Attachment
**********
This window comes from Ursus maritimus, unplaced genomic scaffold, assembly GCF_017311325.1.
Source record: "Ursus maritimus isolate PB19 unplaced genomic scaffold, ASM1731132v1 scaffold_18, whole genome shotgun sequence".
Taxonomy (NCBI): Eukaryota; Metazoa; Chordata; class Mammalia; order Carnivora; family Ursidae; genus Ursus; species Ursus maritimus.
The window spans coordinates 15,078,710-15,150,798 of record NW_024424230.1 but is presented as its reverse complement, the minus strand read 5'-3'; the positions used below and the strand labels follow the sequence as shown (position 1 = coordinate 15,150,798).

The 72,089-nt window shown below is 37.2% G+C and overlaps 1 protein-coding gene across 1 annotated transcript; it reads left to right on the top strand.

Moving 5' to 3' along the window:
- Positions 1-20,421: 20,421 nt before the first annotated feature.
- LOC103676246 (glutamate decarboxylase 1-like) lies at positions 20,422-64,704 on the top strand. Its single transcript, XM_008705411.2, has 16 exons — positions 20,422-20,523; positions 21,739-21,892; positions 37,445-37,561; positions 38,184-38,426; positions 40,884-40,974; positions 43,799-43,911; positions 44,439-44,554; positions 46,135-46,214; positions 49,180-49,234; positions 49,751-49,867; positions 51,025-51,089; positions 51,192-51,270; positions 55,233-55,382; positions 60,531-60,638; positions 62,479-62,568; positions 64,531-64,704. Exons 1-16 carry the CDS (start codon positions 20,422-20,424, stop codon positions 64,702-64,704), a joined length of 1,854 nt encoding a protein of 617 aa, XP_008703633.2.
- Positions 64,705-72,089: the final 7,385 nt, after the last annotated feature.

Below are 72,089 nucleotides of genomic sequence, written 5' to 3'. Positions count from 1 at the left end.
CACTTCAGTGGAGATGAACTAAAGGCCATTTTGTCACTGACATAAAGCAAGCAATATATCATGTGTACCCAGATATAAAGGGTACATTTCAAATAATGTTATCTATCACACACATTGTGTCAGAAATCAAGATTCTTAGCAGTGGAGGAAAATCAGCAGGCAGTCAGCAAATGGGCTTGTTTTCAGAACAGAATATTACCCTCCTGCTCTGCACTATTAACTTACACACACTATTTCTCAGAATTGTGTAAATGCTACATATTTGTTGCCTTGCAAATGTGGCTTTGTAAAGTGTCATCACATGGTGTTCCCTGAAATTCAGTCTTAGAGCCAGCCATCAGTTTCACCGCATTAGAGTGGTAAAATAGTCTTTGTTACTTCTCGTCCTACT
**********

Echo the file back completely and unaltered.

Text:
This window comes from Ursus maritimus, unplaced genomic scaffold, assembly GCF_017311325.1.
Source record: "Ursus maritimus isolate PB19 unplaced genomic scaffold, ASM1731132v1 scaffold_18, whole genome shotgun sequence".
Taxonomy (NCBI): Eukaryota; Metazoa; Chordata; class Mammalia; order Carnivora; family Ursidae; genus Ursus; species Ursus maritimus.
The window spans coordinates 15,078,710-15,150,798 of record NW_024424230.1 but is presented as its reverse complement, the minus strand read 5'-3'; the positions used below and the strand labels follow the sequence as shown (position 1 = coordinate 15,150,798).

The 72,089-nt window shown below is 37.2% G+C and overlaps 1 protein-coding gene across 1 annotated transcript; it reads left to right on the top strand.

Moving 5' to 3' along the window:
- Positions 1-20,421: 20,421 nt before the first annotated feature.
- LOC103676246 (glutamate decarboxylase 1-like) lies at positions 20,422-64,704 on the top strand. Its single transcript, XM_008705411.2, has 16 exons — positions 20,422-20,523; positions 21,739-21,892; positions 37,445-37,561; positions 38,184-38,426; positions 40,884-40,974; positions 43,799-43,911; positions 44,439-44,554; positions 46,135-46,214; positions 49,180-49,234; positions 49,751-49,867; positions 51,025-51,089; positions 51,192-51,270; positions 55,233-55,382; positions 60,531-60,638; positions 62,479-62,568; positions 64,531-64,704. Exons 1-16 carry the CDS (start codon positions 20,422-20,424, stop codon positions 64,702-64,704), a joined length of 1,854 nt encoding a protein of 617 aa, XP_008703633.2.
- Positions 64,705-72,089: the final 7,385 nt, after the last annotated feature.

Below are 72,089 nucleotides of genomic sequence, written 5' to 3'. Positions count from 1 at the left end.
CACTTCAGTGGAGATGAACTAAAGGCCATTTTGTCACTGACATAAAGCAAGCAATATATCATGTGTACCCAGATATAAAGGGTACATTTCAAATAATGTTATCTATCACACACATTGTGTCAGAAATCAAGATTCTTAGCAGTGGAGGAAAATCAGCAGGCAGTCAGCAAATGGGCTTGTTTTCAGAACAGAATATTACCCTCCTGCTCTGCACTATTAACTTACACACACTATTTCTCAGAATTGTGTAAATGCTACATATTTGTTGCCTTGCAAATGTGGCTTTGTAAAGTGTCATCACATGGTGTTCCCTGAAATTCAGTCTTAGAGCCAGCCATCAGTTTCACCGCATTAGAGTGGTAAAATAGTCTTTGTTACTTCTCGTCCTACT